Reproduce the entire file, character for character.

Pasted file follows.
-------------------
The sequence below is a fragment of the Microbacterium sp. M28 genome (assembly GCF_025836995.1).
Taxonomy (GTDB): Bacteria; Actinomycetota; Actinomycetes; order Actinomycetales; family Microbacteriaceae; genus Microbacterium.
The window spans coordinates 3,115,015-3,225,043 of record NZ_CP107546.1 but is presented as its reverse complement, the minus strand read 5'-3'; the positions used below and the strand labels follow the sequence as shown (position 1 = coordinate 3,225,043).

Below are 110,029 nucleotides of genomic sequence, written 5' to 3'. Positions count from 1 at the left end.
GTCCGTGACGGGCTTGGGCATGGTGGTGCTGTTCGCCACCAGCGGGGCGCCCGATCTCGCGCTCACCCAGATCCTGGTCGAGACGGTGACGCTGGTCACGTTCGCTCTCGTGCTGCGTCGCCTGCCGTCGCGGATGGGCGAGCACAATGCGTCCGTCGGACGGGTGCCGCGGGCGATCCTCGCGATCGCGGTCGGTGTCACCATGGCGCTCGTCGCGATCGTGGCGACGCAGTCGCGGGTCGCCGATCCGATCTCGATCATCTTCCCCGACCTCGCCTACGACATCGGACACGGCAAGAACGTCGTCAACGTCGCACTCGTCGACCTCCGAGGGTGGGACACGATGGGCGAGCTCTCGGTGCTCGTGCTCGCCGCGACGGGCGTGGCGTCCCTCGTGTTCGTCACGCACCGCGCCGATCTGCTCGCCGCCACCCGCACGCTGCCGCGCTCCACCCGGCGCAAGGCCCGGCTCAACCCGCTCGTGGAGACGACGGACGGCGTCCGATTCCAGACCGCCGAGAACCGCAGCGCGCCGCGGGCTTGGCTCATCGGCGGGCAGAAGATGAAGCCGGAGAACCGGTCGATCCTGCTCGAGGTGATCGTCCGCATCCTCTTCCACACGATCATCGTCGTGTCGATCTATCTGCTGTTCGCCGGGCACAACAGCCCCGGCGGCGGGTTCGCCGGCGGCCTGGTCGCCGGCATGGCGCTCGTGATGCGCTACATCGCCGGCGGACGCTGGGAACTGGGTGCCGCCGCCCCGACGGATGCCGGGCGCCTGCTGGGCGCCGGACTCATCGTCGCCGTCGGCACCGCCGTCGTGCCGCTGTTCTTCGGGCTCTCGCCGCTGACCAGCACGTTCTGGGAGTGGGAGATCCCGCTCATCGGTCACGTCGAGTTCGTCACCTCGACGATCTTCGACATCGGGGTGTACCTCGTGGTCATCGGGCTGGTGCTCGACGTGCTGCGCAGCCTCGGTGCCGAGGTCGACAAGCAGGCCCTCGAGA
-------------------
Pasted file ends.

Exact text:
The sequence below is a fragment of the Microbacterium sp. M28 genome (assembly GCF_025836995.1).
Taxonomy (GTDB): Bacteria; Actinomycetota; Actinomycetes; order Actinomycetales; family Microbacteriaceae; genus Microbacterium.
The window spans coordinates 3,115,015-3,225,043 of record NZ_CP107546.1 but is presented as its reverse complement, the minus strand read 5'-3'; the positions used below and the strand labels follow the sequence as shown (position 1 = coordinate 3,225,043).

Below are 110,029 nucleotides of genomic sequence, written 5' to 3'. Positions count from 1 at the left end.
GTCCGTGACGGGCTTGGGCATGGTGGTGCTGTTCGCCACCAGCGGGGCGCCCGATCTCGCGCTCACCCAGATCCTGGTCGAGACGGTGACGCTGGTCACGTTCGCTCTCGTGCTGCGTCGCCTGCCGTCGCGGATGGGCGAGCACAATGCGTCCGTCGGACGGGTGCCGCGGGCGATCCTCGCGATCGCGGTCGGTGTCACCATGGCGCTCGTCGCGATCGTGGCGACGCAGTCGCGGGTCGCCGATCCGATCTCGATCATCTTCCCCGACCTCGCCTACGACATCGGACACGGCAAGAACGTCGTCAACGTCGCACTCGTCGACCTCCGAGGGTGGGACACGATGGGCGAGCTCTCGGTGCTCGTGCTCGCCGCGACGGGCGTGGCGTCCCTCGTGTTCGTCACGCACCGCGCCGATCTGCTCGCCGCCACCCGCACGCTGCCGCGCTCCACCCGGCGCAAGGCCCGGCTCAACCCGCTCGTGGAGACGACGGACGGCGTCCGATTCCAGACCGCCGAGAACCGCAGCGCGCCGCGGGCTTGGCTCATCGGCGGGCAGAAGATGAAGCCGGAGAACCGGTCGATCCTGCTCGAGGTGATCGTCCGCATCCTCTTCCACACGATCATCGTCGTGTCGATCTATCTGCTGTTCGCCGGGCACAACAGCCCCGGCGGCGGGTTCGCCGGCGGCCTGGTCGCCGGCATGGCGCTCGTGATGCGCTACATCGCCGGCGGACGCTGGGAACTGGGTGCCGCCGCCCCGACGGATGCCGGGCGCCTGCTGGGCGCCGGACTCATCGTCGCCGTCGGCACCGCCGTCGTGCCGCTGTTCTTCGGGCTCTCGCCGCTGACCAGCACGTTCTGGGAGTGGGAGATCCCGCTCATCGGTCACGTCGAGTTCGTCACCTCGACGATCTTCGACATCGGGGTGTACCTCGTGGTCATCGGGCTGGTGCTCGACGTGCTGCGCAGCCTCGGTGCCGAGGTCGACAAGCAGGCCCTCGAGA